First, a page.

On her sixteenth birthday, Enola (Millie Bobby Brown) has her life upturned when her mother and mentor (Helena Bonham Carter) disappears, leaving her at the mercy of the misanthropic Mycroft (Sam Claflin, complete with massive Tory moustache). Through silly scrapbook aesthetics, doodled caricatures and fun fourth-wall breaks, her journey towards independence begins. 

For Conan Doyle fanatics, Henry Cavill isn’t the Most Accurate Sherlock, instead throwing his hat in the ring for Most Attractive. He is mostly relegated to being an empathetic spectator in Enola’s story, but fittingly for the famously tunnel-visioned character, Sherlock has the frustrating privilege of ignoring the political turmoil around him. 

Within this void, the film expands the horizons of historical context to observe the buzz surrounding the Reform Bill, which would allow men of all classes to vote. Here, a feminist mother forming a Suffragette secret society fits in wonderfully, opening the door for characters like Edith (Susan Wokoma), a winning combination of Jujutsu sensei and tea room proprietor. Should sequels be ordered, this is a London full of exciting avenues of possibility. 

Reliable British excellence is the foundation of the film: Fleabag director Bradbeer uses his comedy experience to bring out the best Waller-Bridge facial expressions in Bobby Brown, Daniel Pemberton produces a score full of personality and joy, Fiona Shaw and Burn Gorman are once again typecast as entertaining villains, and the train chase and bumbling Inspector Lestrade (Adeel Akhtar) are reminiscent of Paddington 2.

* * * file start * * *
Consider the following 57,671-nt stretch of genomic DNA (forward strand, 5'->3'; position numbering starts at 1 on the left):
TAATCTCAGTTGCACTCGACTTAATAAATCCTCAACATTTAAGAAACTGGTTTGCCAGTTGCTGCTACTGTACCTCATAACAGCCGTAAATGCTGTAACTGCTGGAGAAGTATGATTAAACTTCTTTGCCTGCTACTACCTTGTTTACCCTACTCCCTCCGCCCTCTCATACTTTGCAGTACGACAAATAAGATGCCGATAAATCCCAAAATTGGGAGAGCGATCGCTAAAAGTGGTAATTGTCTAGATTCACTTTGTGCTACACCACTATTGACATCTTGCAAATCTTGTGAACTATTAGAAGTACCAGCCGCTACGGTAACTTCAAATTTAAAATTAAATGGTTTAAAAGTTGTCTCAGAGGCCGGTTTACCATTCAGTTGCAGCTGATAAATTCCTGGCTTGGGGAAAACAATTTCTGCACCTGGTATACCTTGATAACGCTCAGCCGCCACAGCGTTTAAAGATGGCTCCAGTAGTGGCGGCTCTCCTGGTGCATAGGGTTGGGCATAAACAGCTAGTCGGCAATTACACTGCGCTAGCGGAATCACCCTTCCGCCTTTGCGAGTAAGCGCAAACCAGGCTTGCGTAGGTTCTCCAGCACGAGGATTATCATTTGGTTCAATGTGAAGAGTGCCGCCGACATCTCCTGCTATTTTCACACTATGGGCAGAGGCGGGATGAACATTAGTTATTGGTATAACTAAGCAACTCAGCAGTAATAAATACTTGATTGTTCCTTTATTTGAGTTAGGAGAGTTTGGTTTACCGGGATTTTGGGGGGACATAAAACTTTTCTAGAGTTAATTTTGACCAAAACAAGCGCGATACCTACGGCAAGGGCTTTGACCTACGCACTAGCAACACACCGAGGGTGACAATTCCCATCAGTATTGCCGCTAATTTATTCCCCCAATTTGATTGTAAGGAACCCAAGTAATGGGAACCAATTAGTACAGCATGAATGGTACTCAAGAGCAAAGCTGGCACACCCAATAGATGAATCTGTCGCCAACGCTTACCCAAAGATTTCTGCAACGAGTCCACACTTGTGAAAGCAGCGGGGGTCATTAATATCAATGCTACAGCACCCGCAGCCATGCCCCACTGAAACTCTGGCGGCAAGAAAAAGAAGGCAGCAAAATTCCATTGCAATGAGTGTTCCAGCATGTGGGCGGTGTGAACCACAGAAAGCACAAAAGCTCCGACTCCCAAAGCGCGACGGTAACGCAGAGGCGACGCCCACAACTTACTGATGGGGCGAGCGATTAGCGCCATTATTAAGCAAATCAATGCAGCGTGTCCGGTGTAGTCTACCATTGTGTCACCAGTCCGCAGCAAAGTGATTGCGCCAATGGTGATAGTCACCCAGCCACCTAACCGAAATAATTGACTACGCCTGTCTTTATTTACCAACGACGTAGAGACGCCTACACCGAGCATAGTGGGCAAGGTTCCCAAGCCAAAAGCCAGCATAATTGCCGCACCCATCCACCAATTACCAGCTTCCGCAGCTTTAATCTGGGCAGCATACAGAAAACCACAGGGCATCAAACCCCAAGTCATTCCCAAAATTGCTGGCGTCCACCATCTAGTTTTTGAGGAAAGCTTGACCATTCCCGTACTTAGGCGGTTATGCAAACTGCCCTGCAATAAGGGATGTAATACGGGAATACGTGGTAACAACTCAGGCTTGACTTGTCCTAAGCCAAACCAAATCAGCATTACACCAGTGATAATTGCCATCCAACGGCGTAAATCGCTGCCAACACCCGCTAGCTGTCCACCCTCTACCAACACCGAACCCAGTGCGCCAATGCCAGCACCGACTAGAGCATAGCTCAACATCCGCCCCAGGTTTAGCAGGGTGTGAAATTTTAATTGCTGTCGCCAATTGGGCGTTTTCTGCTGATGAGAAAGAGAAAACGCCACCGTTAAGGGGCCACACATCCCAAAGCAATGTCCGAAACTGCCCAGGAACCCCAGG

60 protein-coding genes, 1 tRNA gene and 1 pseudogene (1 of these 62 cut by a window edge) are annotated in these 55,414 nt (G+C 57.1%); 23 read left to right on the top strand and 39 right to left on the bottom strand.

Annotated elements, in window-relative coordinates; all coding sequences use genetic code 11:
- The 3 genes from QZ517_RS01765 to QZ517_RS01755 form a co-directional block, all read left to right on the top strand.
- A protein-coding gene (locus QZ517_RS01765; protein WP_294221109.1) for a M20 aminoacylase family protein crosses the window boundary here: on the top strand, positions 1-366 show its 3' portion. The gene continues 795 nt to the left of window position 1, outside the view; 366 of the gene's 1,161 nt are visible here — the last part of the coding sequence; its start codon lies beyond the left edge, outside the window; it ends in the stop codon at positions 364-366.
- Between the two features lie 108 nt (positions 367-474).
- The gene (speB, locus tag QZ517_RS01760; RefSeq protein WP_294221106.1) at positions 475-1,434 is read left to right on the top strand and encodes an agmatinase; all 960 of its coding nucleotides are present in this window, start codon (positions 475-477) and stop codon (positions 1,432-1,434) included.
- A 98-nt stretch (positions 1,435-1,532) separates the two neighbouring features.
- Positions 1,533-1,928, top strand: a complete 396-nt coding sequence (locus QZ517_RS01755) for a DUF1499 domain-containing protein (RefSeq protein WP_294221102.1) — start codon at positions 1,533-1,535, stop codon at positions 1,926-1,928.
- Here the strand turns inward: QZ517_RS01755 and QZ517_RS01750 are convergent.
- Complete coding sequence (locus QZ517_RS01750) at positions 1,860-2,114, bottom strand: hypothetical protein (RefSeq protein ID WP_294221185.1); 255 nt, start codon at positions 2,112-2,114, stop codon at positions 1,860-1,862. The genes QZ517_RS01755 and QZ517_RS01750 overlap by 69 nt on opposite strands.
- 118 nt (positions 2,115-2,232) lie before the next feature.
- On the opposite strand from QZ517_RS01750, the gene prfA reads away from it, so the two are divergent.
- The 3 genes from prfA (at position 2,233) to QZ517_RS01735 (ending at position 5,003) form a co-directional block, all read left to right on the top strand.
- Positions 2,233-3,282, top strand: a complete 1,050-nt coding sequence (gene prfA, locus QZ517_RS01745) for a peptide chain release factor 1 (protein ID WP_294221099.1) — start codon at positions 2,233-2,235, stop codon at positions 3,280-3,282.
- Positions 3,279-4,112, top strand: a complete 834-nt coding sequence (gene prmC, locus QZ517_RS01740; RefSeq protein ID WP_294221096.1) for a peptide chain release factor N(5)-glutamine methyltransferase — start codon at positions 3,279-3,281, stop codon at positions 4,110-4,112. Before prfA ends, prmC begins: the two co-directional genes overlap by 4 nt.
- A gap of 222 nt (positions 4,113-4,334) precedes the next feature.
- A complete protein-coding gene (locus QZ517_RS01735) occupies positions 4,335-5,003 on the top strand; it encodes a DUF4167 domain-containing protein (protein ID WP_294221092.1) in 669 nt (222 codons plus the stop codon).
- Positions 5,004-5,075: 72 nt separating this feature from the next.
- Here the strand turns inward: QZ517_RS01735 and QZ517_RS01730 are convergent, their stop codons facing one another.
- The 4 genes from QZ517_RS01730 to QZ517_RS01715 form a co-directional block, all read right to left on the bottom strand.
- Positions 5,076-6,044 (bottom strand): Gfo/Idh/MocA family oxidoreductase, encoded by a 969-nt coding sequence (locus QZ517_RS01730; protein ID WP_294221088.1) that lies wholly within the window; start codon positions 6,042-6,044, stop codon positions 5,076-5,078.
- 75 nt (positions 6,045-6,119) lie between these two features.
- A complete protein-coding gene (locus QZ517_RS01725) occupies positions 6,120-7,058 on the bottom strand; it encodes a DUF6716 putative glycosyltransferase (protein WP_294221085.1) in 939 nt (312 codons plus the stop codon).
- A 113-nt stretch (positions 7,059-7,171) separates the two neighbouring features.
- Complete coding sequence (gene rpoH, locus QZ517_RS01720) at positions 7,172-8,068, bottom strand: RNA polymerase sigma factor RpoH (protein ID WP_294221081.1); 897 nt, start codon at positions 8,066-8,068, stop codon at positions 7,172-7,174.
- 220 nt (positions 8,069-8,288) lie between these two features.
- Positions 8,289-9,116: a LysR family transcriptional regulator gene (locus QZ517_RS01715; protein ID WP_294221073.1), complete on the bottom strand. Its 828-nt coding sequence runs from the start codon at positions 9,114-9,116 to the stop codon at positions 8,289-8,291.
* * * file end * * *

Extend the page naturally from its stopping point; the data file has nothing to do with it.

Enola Holmes embraces the youth of its earnest heroine, every scene like a melodramatic teen diary entry with a vibrant aesthetic akin to Iannucci’s Copperfield. A woman writing or directing could have been more daring and nuanced, but it is still smashing to watch Holmes fight for Louis Partridge’s male damsel in distress and create her own iconic persona. 



CAST: Millie Bobby Brown, Helena Bonham Carter, Henry Cavill, Sam Claflin, Louis Partridge, Frances de la Tour, Burn Gorman, Adeel Akhtar, Susan Wokoma, Hattie Morahan

DIRECTOR: Harry Bradbeer

WRITER: Jack Thorne

SYNOPSIS: When her mother goes missing on her 16th birthday, bright but inexperienced Enola follows in the footsteps of her famous family to London. Her tenacity means she alone can solve the capital’s case of the hour.